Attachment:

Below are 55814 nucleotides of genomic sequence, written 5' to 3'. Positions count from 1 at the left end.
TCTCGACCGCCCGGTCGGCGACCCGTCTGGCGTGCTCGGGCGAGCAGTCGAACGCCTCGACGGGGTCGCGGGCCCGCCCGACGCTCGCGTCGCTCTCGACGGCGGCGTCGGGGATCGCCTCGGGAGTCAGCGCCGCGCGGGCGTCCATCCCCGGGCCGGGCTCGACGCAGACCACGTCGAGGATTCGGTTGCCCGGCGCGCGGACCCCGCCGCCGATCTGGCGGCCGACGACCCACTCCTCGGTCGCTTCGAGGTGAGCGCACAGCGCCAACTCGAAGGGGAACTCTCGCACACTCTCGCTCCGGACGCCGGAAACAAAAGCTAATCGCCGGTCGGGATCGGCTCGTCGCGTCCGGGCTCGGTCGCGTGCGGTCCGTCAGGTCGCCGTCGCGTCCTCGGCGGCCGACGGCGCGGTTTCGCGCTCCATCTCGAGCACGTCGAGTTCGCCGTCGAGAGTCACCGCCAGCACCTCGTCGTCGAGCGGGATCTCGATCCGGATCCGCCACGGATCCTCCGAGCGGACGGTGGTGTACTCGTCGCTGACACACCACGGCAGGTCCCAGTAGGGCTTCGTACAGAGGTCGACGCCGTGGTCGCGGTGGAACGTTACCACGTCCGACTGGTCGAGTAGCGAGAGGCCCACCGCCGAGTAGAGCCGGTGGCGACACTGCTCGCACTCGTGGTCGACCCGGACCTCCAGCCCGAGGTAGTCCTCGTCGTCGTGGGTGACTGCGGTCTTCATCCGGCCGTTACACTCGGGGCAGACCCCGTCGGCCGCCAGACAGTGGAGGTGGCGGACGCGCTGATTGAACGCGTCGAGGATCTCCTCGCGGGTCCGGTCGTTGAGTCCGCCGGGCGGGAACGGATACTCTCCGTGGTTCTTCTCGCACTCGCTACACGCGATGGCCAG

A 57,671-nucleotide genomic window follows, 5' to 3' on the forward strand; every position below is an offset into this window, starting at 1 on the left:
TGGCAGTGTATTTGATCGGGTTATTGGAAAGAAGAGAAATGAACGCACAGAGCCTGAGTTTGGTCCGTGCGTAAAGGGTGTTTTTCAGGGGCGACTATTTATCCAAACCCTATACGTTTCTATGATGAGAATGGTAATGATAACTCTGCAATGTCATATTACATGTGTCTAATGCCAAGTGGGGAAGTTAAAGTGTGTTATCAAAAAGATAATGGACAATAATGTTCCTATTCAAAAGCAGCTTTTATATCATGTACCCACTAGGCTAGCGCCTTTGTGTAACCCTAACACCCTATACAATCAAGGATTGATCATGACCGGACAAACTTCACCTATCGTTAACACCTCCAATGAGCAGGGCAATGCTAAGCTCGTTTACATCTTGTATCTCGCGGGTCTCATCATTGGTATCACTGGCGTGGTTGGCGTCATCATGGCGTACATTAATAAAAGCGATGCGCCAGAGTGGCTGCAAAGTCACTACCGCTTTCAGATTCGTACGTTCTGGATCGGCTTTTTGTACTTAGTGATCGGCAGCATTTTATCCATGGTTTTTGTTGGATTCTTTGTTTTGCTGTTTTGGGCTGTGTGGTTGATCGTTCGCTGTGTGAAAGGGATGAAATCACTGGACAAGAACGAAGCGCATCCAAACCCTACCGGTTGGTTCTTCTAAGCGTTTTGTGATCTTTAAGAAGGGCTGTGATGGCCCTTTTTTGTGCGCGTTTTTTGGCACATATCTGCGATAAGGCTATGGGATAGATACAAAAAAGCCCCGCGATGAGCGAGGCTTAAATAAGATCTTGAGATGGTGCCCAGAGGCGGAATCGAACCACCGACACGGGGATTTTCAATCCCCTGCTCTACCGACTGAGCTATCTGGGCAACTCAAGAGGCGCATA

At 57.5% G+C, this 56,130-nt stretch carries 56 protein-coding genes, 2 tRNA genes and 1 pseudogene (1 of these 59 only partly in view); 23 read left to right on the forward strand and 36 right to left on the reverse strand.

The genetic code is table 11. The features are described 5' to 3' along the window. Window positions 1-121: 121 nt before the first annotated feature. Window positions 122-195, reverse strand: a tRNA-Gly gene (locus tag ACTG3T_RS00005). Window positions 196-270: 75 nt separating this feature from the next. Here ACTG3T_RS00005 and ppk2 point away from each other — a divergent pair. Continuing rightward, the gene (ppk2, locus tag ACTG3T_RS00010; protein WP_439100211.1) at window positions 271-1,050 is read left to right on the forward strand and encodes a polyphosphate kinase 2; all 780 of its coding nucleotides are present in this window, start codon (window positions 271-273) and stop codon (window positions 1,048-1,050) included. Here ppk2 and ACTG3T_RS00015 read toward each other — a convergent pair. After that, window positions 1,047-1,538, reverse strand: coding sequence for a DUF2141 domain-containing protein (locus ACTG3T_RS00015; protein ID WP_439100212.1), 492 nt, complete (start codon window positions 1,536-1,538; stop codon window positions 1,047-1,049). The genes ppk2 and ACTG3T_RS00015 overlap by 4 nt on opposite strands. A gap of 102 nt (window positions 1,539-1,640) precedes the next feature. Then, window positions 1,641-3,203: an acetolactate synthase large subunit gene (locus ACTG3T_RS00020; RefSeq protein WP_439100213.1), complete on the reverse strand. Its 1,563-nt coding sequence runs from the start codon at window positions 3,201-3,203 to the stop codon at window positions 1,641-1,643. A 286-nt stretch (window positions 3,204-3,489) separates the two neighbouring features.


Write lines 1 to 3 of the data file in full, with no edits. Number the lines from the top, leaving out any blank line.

Below are 55814 nucleotides of genomic sequence, written 5' to 3'. Positions count from 1 at the left end.
TCTCGACCGCCCGGTCGGCGACCCGTCTGGCGTGCTCGGGCGAGCAGTCGAACGCCTCGACGGGGTCGCGGGCCCGCCCGACGCTCGCGTCGCTCTCGACGGCGGCGTCGGGGATCGCCTCGGGAGTCAGCGCCGCGCGGGCGTCCATCCCCGGGCCGGGCTCGACGCAGACCACGTCGAGGATTCGGTTGCCCGGCGCGCGGACCCCGCCGCCGATCTGGCGGCCGACGACCCACTCCTCGGTCGCTTCGAGGTGAGCGCACAGCGCCAACTCGAAGGGGAACTCTCGCACACTCTCGCTCCGGACGCCGGAAACAAAAGCTAATCGCCGGTCGGGATCGGCTCGTCGCGTCCGGGCTCGGTCGCGTGCGGTCCGTCAGGTCGCCGTCGCGTCCTCGGCGGCCGACGGCGCGGTTTCGCGCTCCATCTCGAGCACGTCGAGTTCGCCGTCGAGAGTCACCGCCAGCACCTCGTCGTCGAGCGGGATCTCGATCCGGATCCGCCACGGATCCTCCGAGCGGACGGTGGTGTACTCGTCGCTGACACACCACGGCAGGTCCCAGTAGGGCTTCGTACAGAGGTCGACGCCGTGGTCGCGGTGGAACGTTACCACGTCCGACTGGTCGAGTAGCGAGAGGCCCACCGCCGAGTAGAGCCGGTGGCGACACTGCTCGCACTCGTGGTCGACCCGGACCTCCAGCCCGAGGTAGTCCTCGTCGTCGTGGGTGACTGCGGTCTTCATCCGGCCGTTACACTCGGGGCAGACCCCGTCGGCCGCCAGACAGTGGAGGTGGCGGACGCGCTGATTGAACGCGTCGAGGATCTCCTCGCGGGTCCGGTCGTTGAGTCCGCCGGGCGGGAACGGATACTCTCCGTGGTTCTTCTCGCACTCGCTACACGCGATGGCCAG

A 57,671-nucleotide genomic window follows, 5' to 3' on the forward strand; every position below is an offset into this window, starting at 1 on the left: